Brian Kardell
Betterifying the Web
Follow Me On...
Posted on 5/11/2012
(Really) classy CSS

When CSS was conceived, the basic vision was that HTML should provide structure and semantics while CSS would providing styling via rules based on selectors describing (or selecting) what to style. In an ideal world, Web pages could be authored by one group of people independently of the visual needs and then another group (designers) could go and write CSS to style it up. The biggest problem in achieving this ideal was that HTML had such a small number of tags without any real obvious way to add enough semantics to actually accomplish this. Thus, two things were added very early on: The humble div and span tags in HTML and the .class in CSS - the general idea being that the authors of a tree of markup could (quite independently of style concerns) build generic structures and pepper their markup with semantics via classes and ids.

Theory vs Reality

In practice, there have been a relatively few cases (like WordPress blogs, for example) where things are simple and standard enough this has worked out "pretty well" and a whole lot more where that is actually not the common experience. Generally speaking, markup is not created independently of design and changes to design often dictate changes to markup. Even the attaching and management of classes are changes to markup and if they happen purely to achieve design, well, that's less than desirable. There have been lots of blogs and articles written over the years about the problems that this created and the creation of new terms like "classitis" and "divitis" to describe their negative impact.

Still, that was what could get done initially and it was a lot better than what we had prior to it. Considerably more important, however, is that this was never meant to be the end game - even by the people who created it. HTML drove forward, creating some new tags and work began on an XML dialect which promised all kinds of things, while CSS followed up almost immediate with CSS 2/2.1 and began CSS 3 (the first draft was published in August 1999, only 3 months after 2.1 went to REC status). But then, a lot of confusion happened and for a long time, things were pretty stagnant.


The solutions to this are pretty clear, and it's arguable just by looking at the history of drafts and discussions that everyone knows what needs to be done about it: HTML authors need more semantic abilities (new tags help and so do things like data-* attributes), CSS needs new concepts (regions and generated content for example) and more powerful selectors. The good news is, things are moving again, though not as quickly as many of us would like...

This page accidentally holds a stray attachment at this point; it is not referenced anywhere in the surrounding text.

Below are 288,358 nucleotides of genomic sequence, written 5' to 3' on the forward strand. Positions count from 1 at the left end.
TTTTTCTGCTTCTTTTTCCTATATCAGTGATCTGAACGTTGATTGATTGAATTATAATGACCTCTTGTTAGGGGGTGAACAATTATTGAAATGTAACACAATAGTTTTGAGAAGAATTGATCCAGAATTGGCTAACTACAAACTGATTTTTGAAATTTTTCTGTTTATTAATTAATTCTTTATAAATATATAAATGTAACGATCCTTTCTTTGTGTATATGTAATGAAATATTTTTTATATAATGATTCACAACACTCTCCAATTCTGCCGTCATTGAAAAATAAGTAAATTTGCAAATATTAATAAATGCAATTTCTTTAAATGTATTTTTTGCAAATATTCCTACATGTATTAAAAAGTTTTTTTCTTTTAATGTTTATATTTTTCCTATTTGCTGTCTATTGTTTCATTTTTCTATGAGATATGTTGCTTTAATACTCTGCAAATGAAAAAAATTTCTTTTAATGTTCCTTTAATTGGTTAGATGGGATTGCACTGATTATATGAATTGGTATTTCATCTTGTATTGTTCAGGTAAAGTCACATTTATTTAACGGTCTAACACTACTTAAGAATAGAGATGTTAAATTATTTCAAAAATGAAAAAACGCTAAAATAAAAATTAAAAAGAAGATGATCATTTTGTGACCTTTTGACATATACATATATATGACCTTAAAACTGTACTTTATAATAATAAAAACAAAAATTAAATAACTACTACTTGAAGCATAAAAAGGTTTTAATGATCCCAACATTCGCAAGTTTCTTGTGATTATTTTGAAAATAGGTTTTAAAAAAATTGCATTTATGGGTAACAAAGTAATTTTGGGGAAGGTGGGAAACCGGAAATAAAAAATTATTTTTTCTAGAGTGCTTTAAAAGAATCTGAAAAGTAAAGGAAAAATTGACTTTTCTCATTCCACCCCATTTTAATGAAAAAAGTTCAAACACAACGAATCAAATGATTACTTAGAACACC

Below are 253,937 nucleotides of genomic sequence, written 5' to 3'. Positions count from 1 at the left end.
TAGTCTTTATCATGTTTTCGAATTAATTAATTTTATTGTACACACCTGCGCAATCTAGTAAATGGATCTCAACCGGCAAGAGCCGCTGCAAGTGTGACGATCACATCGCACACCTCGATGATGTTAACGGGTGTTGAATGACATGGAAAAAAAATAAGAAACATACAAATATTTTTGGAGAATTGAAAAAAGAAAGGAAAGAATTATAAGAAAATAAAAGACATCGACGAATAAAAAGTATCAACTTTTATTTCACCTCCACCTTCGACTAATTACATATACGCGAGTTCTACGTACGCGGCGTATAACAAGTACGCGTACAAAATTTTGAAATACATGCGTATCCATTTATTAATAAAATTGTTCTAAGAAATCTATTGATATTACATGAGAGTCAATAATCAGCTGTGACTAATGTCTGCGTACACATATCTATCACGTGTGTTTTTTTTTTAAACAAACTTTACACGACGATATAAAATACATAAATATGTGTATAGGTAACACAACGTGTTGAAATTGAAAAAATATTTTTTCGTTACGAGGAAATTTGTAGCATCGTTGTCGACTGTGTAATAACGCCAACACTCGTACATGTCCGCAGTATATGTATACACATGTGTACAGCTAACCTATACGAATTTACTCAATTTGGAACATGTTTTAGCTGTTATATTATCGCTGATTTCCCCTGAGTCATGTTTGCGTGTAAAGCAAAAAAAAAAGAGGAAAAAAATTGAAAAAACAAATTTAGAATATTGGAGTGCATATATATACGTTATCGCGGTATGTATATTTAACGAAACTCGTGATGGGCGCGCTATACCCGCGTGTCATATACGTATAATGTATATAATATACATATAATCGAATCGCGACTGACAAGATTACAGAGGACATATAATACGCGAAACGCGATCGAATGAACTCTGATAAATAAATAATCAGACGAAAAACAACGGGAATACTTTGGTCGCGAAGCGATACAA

My friend, and co-author of Hitch, Clint Hill has been posting some good articles about Hitch over on our blog about how Hitch helps with this last part by allowing authors of CSS to use an expanded set of selectors (Hitch provides a selector plugin model, just like jQuery) right in their CSS, affording them with more expressive powers.

I'll let you read the article yourself, but the gist of of it is about a set of selectors for selecting elements based on the numerical qualities of your attributes. For example, the :-math-greaterthan(attr, number) filter allows you to write CSS like this:

/* Let's visually call out players who achieve this... */
.player:-math-greaterthan(data-score, 100000){
    font-weight: bold;

Here's a bit more on the theory behind this selector and how it is relevant to the above.

  1. The proposal certainly isn't to throw away .class, merely to use it more "as envisioned" in terms described above. If, indeed, you recognized semantic meaning in your tree and maintain it as a class for reasons other than styling - that's great. In our example above, however, it's definitely possible that that is not the case. Clearly there is semantic meaning to the number, but whether a designer decides to attach some arbitrary styling to that or not shouldn't require changes to the tree. This approach allow the appropriate technology to handle the appropriate concerns. From the perspective of a CSS author: You use the classes you have when they are there, and have the expressive power to style things that are purely visual when they are not. The alternative of scattering presentation logic throughout your php or jsp (or whatever) and your javascript to maintain a class in some of these cases is considerably less desirable.
  2. CSS has had attribute selectors for a long time which allow you to select attribute values that are contained with in, exactly equal to, start with or end with values expressed in your selector. There have long been conversations, even tentative plans to further expand attribute selectors to something with more "regExp" power, there have even been plans for a :content pseudo-class which would allow the same thing with textual content - but it's all string based currently. Attribute selectors already support data-* attributes. Literally all that is added is the ability to write rules that consider something numerically rather than textually.
  3. CSS has rich support for algebraic expressions as they relate to structures (children, characters, etc) in the tree and will soon add a calc() function. Again, it makes sense if you think about it that CSS should have appropriate power to do what is required in order to achieve styling without mucking with the tree...

All of this seems considerably inline with the goals and existing approaches of CSS to me and it seems logical to me, but I'd like to hear what you think...

Hitch is a new, open source project hosted on github which we think has a lot of potential. Check out and the articles on the Hitch Blog... Let us know what you think and share your comments, we'd love to hear from you and have a conversation.